Screenshot: Craig McDean (Vogue/Conde Nast)

Is fashion really more inclusive? If you ask Edward Enninful, British Vogue’s first black editor-in-chief, the cover of the magazine’s May issue—featuring nine models “changing the face of fashion”—defines diversity.

“Even five years ago—and certainly 10 or 20 years ago—if you were shooting a group cover like this, the girls would not have looked like these young women do,” Enninful writes in his preamble to next month’s edition. “But one of the great positives of the past few months is the fashion industry finally embracing a concept that has defined my entire working life: diversity. When I say diversity, I want to be clear that it is never just about black and white for me. It’s about diversity across the board—whether that’s race, size, socioeconomic background, religion, sexuality. That’s what I want to celebrate with this cover.”

An impressive cast, to say the least, is featured on the bifold May cover, shot by Craig McDean, one of Enninful’s longest collaborators. The audaciously curvy and refreshingly outspoken model Paloma Elsesser (you can catch her in Leon Bridges’ new video) centers an army of beauties clad in khaki fatigues and luxury jackboots.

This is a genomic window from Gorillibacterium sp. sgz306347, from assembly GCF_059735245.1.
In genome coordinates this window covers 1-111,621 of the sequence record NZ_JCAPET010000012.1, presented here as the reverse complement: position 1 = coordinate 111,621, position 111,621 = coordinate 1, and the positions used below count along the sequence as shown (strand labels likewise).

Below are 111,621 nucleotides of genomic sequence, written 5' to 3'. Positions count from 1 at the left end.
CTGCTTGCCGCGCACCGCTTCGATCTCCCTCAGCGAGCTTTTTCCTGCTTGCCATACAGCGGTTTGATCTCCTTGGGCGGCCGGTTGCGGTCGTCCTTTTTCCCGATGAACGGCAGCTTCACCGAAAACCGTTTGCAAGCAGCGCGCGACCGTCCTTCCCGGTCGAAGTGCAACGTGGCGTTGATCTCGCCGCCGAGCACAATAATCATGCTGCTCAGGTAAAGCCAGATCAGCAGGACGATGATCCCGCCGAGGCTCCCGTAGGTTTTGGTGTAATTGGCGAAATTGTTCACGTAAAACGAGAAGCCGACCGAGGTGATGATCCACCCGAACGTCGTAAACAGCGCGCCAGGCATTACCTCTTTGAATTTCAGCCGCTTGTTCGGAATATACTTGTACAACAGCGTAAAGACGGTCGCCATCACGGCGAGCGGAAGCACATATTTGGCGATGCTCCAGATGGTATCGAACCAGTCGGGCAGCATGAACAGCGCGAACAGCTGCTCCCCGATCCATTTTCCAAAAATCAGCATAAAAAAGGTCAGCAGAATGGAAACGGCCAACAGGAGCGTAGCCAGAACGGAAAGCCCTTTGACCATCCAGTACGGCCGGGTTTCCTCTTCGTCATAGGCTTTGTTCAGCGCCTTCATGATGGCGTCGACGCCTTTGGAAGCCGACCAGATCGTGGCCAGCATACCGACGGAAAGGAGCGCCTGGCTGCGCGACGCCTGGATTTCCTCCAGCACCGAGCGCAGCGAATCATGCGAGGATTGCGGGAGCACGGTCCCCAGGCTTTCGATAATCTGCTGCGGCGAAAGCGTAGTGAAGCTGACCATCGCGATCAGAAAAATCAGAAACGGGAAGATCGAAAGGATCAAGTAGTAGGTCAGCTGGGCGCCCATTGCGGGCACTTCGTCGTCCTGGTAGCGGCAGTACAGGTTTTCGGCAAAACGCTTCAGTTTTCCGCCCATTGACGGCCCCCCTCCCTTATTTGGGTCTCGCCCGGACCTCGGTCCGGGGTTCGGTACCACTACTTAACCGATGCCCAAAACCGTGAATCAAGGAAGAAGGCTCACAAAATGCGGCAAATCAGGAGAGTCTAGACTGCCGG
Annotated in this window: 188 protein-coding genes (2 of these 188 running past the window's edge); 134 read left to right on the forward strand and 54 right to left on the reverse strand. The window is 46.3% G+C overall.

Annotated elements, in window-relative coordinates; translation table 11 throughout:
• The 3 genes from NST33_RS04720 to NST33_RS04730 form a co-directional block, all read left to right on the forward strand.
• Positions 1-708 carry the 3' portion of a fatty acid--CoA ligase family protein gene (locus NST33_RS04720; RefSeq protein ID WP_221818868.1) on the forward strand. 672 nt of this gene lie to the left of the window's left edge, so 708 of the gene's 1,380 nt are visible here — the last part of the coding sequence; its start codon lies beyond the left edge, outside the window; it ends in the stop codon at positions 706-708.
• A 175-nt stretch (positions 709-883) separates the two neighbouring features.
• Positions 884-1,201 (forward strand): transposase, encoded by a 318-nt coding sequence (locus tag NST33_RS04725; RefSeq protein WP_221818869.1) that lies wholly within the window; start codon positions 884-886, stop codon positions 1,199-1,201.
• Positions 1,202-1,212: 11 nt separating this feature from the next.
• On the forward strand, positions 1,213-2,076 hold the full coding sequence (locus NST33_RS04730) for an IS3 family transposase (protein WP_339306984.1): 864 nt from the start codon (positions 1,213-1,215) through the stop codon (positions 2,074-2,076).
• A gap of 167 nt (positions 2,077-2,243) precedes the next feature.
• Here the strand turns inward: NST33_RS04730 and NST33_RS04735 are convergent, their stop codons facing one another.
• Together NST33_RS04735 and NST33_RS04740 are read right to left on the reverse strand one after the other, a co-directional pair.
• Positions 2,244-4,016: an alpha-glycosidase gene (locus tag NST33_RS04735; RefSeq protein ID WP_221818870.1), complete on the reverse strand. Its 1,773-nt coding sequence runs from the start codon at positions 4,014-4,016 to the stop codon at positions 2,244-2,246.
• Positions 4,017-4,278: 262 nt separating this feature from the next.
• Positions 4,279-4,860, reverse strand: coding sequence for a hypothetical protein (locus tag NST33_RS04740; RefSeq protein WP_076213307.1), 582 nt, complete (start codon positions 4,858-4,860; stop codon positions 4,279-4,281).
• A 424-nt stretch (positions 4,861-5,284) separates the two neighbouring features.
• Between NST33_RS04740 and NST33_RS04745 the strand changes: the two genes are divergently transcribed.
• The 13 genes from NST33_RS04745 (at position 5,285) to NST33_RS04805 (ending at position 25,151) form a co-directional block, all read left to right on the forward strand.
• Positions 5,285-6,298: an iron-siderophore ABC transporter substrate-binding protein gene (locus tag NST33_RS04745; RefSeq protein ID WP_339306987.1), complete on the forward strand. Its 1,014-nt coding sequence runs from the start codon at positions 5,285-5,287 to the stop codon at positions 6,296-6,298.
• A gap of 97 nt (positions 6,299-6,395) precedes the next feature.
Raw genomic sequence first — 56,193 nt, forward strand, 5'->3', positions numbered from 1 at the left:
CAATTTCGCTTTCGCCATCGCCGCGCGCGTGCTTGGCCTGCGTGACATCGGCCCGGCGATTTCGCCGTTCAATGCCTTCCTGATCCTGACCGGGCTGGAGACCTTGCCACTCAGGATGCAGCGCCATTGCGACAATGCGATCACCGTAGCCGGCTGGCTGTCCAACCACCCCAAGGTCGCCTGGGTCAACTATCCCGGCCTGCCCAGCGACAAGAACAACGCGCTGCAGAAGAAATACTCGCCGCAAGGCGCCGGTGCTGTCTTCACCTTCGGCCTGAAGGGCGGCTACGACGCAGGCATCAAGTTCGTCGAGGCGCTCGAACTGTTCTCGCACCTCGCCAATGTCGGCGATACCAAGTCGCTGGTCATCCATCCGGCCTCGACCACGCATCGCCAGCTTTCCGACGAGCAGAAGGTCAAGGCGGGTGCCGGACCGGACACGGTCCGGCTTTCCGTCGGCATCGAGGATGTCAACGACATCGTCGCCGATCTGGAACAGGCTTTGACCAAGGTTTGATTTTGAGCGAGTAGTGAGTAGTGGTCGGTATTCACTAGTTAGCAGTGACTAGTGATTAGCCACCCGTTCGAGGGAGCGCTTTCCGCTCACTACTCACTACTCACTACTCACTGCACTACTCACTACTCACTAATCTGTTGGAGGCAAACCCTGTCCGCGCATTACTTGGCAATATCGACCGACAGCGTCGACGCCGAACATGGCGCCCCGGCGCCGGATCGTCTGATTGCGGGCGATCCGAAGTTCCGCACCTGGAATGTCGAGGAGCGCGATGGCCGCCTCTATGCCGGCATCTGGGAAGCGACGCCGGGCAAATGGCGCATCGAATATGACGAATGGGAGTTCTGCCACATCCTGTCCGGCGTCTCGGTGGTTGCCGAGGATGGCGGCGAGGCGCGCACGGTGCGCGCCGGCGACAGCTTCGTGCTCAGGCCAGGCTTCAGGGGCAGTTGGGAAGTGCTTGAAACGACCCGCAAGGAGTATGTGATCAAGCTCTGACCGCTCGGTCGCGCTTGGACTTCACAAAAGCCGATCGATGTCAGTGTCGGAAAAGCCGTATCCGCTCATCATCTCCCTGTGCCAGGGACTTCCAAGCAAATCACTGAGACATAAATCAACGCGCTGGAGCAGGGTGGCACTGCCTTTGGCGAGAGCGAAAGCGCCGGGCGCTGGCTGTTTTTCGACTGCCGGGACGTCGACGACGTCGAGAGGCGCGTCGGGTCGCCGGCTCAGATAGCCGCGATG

Guarding the rear is Selena Forrest, who has also been front and center this season in both Valentino and Versace campaigns. Forrest, who fled her native Louisiana for California in the wake of Hurricane Katrina, told i-D magazine that if she could change one thing in the world, it would be “hunger and poverty, because I know how it feels to go without.”

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Cover stars Halima Aden and Adut Akech, both born in the same Sudanese refugee camp in Kenya, possess the grit and the grace it takes to ascend to the heights of the modeling world. Akech has scored Valentino, Versace and YSL campaigns, while Aden was famously the first hijab-wearing model to make the cover of Allure magazine.

Take a peek at either of their socially conscious Instagram accounts: Aden joined Beyoncé’s UNICEF campaign BeyGood4Burundi to eliminate the need for girls in the landlocked country of Burundi to walk miles to collect safe drinking water, a chore that leaves them open to assault and often takes precedence over schooling.

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Adut, born in Kenya, took the name “Mary” when she emigrated to Adelaide, Australia, at age 6. Adut told Vogue, “After I signed for an international modeling agency, I knew I would change it back to Adut. I haven’t met any other models with my name.” Smart move. There’s nothing more powerful or stylish than being yourself.

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All of these beauties are making black girl media magic in a way that empowers their generation to new heights of individuality.